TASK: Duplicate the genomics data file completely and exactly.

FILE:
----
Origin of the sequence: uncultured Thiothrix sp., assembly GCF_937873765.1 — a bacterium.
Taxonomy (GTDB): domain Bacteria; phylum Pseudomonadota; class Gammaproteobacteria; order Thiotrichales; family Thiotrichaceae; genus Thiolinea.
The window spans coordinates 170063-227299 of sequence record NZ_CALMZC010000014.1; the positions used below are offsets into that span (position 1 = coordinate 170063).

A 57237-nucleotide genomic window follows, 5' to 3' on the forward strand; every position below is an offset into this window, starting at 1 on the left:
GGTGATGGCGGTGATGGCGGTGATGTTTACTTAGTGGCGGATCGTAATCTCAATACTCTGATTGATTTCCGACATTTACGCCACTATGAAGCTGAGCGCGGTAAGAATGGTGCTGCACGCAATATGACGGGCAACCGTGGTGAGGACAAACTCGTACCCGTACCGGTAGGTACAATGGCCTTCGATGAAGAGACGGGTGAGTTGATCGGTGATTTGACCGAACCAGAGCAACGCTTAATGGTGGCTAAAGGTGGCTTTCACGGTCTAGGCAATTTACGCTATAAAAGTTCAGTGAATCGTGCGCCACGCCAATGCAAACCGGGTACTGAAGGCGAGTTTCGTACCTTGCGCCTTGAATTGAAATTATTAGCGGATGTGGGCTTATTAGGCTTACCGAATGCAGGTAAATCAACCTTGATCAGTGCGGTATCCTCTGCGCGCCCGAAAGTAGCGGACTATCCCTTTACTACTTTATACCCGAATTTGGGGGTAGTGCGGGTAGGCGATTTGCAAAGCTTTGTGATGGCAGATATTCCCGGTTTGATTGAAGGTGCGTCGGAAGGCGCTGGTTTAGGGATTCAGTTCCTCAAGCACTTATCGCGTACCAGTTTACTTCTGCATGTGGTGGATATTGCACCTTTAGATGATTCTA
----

Origin of the sequence: uncultured Thiothrix sp., assembly GCF_937873765.1 — a bacterium.
Taxonomy (GTDB): domain Bacteria; phylum Pseudomonadota; class Gammaproteobacteria; order Thiotrichales; family Thiotrichaceae; genus Thiolinea.
The window spans coordinates 170063-227299 of sequence record NZ_CALMZC010000014.1; the positions used below are offsets into that span (position 1 = coordinate 170063).

A 57237-nucleotide genomic window follows, 5' to 3' on the forward strand; every position below is an offset into this window, starting at 1 on the left:
GGTGATGGCGGTGATGGCGGTGATGTTTACTTAGTGGCGGATCGTAATCTCAATACTCTGATTGATTTCCGACATTTACGCCACTATGAAGCTGAGCGCGGTAAGAATGGTGCTGCACGCAATATGACGGGCAACCGTGGTGAGGACAAACTCGTACCCGTACCGGTAGGTACAATGGCCTTCGATGAAGAGACGGGTGAGTTGATCGGTGATTTGACCGAACCAGAGCAACGCTTAATGGTGGCTAAAGGTGGCTTTCACGGTCTAGGCAATTTACGCTATAAAAGTTCAGTGAATCGTGCGCCACGCCAATGCAAACCGGGTACTGAAGGCGAGTTTCGTACCTTGCGCCTTGAATTGAAATTATTAGCGGATGTGGGCTTATTAGGCTTACCGAATGCAGGTAAATCAACCTTGATCAGTGCGGTATCCTCTGCGCGCCCGAAAGTAGCGGACTATCCCTTTACTACTTTATACCCGAATTTGGGGGTAGTGCGGGTAGGCGATTTGCAAAGCTTTGTGATGGCAGATATTCCCGGTTTGATTGAAGGTGCGTCGGAAGGCGCTGGTTTAGGGATTCAGTTCCTCAAGCACTTATCGCGTACCAGTTTACTTCTGCATGTGGTGGATATTGCACCTTTAGATGATTCTA